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Dr. Tine Bech research explores playful culture and how to develop and design interactive and playable spaces where the human experience is at the centre.
In her PhD research 'Playful interactions: A Critical Inquiry into Interactive Art and Play' Tine developed a model for making playful interactive artworks and the creation of a ‘vocabulary of play’ to demonstrate the different kinds of play initiated. It contributes to debates about the design and implementation of increasingly interactive and ‘smart’ environments. The model consists of a series of tangible making gambits (tactics) for eliciting playful interactions from the audience. Using practice-based research methods four artworks were created and presented in several exhibitions. Underpinning the process of creating conditions and possibilities for playful interaction were methods of observation of participant’s interactions, in order to enable changes and improvement of the artworks throughout the research process.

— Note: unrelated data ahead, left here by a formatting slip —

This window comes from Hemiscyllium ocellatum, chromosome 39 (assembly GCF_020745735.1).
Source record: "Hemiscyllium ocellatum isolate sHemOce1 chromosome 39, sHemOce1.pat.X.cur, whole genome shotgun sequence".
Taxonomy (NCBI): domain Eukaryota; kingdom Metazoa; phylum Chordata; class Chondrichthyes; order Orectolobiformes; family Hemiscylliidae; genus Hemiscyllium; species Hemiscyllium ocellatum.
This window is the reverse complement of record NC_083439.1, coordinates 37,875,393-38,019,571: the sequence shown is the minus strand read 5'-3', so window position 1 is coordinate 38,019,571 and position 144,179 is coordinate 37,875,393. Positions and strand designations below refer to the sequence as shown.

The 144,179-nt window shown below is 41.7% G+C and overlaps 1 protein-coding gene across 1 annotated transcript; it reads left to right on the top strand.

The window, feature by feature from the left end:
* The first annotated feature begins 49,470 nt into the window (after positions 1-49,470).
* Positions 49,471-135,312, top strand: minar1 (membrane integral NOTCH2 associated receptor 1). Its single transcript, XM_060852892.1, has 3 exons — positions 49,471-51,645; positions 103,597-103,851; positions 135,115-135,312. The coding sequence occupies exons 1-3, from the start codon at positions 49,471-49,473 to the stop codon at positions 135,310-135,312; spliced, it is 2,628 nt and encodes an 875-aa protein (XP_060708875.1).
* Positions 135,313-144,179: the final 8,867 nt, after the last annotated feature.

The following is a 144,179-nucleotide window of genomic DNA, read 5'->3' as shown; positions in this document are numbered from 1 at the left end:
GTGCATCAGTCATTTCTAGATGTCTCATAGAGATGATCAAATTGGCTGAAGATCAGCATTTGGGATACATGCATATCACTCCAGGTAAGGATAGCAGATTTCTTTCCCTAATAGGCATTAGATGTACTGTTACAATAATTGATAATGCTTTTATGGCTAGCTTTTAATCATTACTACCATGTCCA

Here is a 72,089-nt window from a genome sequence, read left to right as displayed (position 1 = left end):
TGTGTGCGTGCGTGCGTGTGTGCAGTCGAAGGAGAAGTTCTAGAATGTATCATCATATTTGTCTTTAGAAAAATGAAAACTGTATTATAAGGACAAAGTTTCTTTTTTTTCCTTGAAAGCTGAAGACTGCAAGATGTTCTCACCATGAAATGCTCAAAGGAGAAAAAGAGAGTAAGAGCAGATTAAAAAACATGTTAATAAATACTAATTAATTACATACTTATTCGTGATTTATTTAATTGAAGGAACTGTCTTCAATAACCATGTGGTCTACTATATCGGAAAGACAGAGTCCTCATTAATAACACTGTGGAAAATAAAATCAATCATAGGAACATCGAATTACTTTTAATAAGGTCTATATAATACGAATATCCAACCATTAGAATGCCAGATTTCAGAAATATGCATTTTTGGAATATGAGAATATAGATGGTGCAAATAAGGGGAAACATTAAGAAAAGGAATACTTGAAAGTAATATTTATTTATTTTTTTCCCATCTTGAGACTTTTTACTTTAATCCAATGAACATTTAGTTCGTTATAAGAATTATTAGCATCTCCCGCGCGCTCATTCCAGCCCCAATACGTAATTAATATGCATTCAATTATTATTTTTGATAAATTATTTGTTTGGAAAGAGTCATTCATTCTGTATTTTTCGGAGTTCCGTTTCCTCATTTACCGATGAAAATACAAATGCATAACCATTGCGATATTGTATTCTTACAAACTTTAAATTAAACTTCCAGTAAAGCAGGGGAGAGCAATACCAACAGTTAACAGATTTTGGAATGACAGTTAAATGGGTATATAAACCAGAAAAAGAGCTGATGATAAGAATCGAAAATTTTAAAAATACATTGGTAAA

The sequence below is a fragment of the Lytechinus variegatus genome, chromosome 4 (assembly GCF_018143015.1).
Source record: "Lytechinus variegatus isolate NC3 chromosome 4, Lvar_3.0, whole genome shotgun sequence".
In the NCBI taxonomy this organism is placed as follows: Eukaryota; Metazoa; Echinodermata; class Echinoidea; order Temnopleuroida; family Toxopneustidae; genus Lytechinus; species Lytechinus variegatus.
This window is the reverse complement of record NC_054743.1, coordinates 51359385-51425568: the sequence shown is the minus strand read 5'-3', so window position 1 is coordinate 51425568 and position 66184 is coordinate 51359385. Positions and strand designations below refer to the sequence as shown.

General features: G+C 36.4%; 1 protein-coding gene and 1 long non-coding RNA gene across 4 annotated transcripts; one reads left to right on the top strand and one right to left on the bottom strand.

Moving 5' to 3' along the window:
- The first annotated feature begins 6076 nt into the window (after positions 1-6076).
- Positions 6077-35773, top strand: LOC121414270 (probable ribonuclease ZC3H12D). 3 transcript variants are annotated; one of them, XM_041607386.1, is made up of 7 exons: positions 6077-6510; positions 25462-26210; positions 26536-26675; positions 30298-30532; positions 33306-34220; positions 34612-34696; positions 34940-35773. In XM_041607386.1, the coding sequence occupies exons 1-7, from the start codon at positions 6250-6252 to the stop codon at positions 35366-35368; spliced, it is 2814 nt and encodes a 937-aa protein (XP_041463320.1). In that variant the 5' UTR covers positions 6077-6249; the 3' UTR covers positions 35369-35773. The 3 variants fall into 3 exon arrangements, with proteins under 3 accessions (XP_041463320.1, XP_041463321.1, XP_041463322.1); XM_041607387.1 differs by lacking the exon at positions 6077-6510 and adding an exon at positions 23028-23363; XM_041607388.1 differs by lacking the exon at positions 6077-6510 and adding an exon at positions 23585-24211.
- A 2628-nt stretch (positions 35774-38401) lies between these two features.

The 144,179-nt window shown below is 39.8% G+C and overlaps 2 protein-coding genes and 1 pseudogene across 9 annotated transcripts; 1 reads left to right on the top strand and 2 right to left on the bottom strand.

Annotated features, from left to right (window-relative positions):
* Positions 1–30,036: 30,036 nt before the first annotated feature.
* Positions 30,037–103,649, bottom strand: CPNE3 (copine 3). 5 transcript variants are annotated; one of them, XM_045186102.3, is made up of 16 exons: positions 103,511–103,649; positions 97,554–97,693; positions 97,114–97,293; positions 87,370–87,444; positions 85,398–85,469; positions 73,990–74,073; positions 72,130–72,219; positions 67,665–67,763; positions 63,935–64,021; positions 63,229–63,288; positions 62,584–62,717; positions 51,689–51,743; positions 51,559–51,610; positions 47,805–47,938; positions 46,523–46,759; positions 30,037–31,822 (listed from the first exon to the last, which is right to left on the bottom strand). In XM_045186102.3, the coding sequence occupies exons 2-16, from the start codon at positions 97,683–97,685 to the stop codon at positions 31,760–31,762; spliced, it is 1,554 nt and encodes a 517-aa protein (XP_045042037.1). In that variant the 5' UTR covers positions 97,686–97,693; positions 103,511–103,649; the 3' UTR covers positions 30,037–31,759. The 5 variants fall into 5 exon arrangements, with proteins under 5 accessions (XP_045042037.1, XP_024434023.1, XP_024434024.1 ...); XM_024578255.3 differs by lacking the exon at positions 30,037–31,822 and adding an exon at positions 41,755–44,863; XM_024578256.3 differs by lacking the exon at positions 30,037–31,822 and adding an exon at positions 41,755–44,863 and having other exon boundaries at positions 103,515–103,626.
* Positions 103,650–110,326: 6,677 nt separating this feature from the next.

Its conclusions and findings represent original research in the fields of interactive art practice and playful experience design. The key contributions to knowledge are 1] A conceptual framework for designing, and reflecting on, playful audience behaviour in the context of interactive art; 2] A comprehensive scholarly engagement with diverse theories of play and games resulting in new insights and syntheses of knowledge; 3] New robust and sensitive approaches to audience evaluation and observation for interactive art and other forms of playful experience design.

The thesis sets out a succinct but comprehensive and nuanced understanding of the history and discourses of playful interaction within modern fine art practice, along with a critical understanding of the relationship of the candidate's practice and scholarly concerns within these discourses and history.

Play is a persuasive and powerful tool. It can change people’s behaviour and inspire people to interact, rather than simply observe. In fact the quality of play is that anyone can do it, as Stuart Brown writes. When people accept an invitation to engage in playful interaction they invest in the moment - they care. Playful interaction allows participants to find new ways of engaging with other people emotionally and socially. These playful interactions are not about our relation to technology, but about creating work that moves people and allows them to find new ways of understanding and new ways of connecting. There are many social limitations in daily life that hold us back, but, once we accept the invitation to play, we engage and our surroundings once again become open to possibilities! (Tine Bech)